Upper Normandy Neufchâtel cheese is a traditional tasty French cheese, creamier and lighter than regular cows milk cheeses from Lower Normandy such as Pont l'Eveque or Camembert AOC. Differing from its Norman "cousin", the Neufchatel soft cheese was not originally made by monks but the latter used to promote this handmade product throughout France.
Norman cheese lovers like claiming that this typical produce of Neufchâtel-en-Bray is the oldest cheese produced in the Normandy region. According to the history, the first Neufchatel recipe dates back to the 16th century, in the Saint-Aman Abbey of Rouen, Upper Normandy. Apparently, at that time the refined creamy cheese was already matured in cellars and naturally covered with the typical Brie and Camembert mould, penicillium candidum.
This traditional French product has been produced with expertise, respecting the rules of Upper Normandy's first producers. Once the milk has coagulated for 24 to 36 hours, the curd is drained off and the resulting "paste" is pressed during 12 hours. Covered with the specific traditional mould, the paste is finally moulded and matures on shelves in cellars for about 10 days, during which the cheeses are regularly salted.
Neufchatel cheese is highly appreciated for its flowered rind and very soft taste which differs from true cream cheese since this traditional Norman product is made from whole milk and not from cream.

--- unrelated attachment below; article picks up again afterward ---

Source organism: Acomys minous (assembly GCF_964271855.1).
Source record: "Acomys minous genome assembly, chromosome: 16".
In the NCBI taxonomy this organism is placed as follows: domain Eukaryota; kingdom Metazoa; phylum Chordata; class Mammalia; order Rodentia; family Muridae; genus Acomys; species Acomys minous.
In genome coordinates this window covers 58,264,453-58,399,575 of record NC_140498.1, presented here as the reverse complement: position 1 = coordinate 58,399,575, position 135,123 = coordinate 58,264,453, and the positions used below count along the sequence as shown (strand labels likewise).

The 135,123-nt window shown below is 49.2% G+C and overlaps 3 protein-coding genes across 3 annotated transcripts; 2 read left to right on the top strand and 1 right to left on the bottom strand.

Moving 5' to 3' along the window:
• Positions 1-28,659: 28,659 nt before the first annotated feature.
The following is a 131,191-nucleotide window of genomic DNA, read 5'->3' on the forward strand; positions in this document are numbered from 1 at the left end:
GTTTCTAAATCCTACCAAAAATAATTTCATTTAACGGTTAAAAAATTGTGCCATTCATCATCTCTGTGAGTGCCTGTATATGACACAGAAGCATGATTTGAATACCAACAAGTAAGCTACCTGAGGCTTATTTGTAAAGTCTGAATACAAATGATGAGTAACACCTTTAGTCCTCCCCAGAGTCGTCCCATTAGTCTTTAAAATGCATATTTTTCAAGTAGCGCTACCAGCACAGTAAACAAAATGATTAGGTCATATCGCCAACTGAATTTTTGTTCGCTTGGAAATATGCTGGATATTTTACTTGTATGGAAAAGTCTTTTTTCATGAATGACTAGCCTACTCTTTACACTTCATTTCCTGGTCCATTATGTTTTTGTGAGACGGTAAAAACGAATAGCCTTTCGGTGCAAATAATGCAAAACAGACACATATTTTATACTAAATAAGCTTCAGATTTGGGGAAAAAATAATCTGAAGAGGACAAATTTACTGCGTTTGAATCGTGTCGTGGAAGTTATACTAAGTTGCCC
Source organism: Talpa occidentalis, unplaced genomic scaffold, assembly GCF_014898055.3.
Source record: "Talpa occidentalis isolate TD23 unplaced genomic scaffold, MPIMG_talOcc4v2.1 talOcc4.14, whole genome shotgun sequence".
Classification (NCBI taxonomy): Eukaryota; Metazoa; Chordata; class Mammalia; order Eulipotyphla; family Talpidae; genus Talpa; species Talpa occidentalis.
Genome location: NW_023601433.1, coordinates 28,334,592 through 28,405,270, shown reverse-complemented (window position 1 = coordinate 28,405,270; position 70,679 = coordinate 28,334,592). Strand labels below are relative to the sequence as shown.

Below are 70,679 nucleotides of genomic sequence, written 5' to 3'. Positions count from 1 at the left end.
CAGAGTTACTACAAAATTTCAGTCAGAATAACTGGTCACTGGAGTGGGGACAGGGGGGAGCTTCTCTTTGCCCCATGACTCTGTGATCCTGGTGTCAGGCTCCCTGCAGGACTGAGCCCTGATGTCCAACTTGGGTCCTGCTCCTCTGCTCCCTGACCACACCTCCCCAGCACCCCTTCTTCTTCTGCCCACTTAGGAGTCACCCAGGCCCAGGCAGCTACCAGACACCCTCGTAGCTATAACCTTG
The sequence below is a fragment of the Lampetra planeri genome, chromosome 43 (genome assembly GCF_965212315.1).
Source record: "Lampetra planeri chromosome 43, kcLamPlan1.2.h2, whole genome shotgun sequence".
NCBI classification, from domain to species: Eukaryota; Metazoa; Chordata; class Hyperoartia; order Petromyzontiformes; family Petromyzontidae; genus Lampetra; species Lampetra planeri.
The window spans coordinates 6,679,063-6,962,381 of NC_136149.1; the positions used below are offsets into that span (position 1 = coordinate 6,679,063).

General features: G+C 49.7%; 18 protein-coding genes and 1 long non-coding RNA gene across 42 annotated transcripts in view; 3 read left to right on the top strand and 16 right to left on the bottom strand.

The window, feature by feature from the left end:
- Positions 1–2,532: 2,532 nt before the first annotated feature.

Since the beginning of the Neufchatel production, this Upper Normandy's cheese has adopted many different shapes, from "briquette" or "bondon" squares of 100 gr to "heart" and "double-bonde" of 200 gr.
Such variations depended on fashion or simply on the local producers' moulds. But it is believed in Upper Normandy that the heart shape is due to the young Norman women that wanted to express discreetly their feelings to the English soldiers during the wars in the Middle Ages!
Whilst in the 19th century the Neufchatel cheese was highly produced (thanks to Napoleon III who was said to appreciate this Norman soft cheese), the production strongly decreased in France after World War II, since the national milk was widely sold to industrial dairies. The most recent element that made Neufchatel known as a gourmet French product was when the Norman cheese received the French AOC Quality Label in 1969.